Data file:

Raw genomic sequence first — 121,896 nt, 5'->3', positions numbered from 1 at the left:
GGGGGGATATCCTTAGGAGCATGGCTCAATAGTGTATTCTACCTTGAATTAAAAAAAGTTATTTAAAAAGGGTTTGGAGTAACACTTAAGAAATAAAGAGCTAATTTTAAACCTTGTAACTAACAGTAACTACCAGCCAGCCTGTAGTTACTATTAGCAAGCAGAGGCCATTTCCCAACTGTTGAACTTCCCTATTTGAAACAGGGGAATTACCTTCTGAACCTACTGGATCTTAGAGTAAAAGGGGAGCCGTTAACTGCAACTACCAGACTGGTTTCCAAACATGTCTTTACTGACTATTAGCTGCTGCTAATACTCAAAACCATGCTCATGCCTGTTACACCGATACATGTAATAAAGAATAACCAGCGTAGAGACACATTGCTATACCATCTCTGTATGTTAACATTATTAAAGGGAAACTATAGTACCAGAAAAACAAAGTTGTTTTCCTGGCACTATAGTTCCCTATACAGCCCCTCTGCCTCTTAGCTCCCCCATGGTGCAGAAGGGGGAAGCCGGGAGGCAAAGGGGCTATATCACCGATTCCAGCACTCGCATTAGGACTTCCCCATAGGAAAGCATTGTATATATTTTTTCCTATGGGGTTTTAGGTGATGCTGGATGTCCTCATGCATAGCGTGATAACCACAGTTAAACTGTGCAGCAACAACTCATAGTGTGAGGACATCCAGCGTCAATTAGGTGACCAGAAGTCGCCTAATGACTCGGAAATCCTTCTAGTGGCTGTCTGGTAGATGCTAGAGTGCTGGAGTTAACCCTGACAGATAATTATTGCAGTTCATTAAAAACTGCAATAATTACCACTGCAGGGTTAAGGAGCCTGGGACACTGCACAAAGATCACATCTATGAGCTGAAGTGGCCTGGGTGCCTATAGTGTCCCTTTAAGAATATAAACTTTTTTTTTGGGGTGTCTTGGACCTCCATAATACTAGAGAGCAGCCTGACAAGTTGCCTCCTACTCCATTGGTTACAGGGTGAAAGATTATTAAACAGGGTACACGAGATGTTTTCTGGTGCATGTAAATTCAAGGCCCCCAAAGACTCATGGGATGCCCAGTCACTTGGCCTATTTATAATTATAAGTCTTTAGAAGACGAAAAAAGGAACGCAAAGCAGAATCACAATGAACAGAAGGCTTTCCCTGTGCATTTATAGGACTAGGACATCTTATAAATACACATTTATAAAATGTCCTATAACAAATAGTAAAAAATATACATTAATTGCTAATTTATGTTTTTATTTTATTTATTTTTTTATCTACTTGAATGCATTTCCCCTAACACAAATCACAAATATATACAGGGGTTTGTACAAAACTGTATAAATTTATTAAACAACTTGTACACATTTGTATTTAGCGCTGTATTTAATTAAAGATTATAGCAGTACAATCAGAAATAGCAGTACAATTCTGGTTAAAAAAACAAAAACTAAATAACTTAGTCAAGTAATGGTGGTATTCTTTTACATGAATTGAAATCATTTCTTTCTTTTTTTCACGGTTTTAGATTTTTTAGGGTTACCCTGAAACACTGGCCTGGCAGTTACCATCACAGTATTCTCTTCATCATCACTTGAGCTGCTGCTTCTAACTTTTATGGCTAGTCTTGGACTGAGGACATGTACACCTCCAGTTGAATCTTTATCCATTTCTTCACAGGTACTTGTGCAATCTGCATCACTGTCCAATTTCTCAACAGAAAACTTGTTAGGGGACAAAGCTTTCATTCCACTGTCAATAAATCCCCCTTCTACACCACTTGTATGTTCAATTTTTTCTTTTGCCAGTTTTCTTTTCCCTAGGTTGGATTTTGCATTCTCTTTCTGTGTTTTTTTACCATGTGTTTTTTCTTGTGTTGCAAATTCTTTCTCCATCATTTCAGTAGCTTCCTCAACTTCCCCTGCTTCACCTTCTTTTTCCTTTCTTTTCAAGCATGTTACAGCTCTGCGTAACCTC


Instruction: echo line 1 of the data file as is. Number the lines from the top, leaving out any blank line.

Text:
Raw genomic sequence first — 121,896 nt, 5'->3', positions numbered from 1 at the left: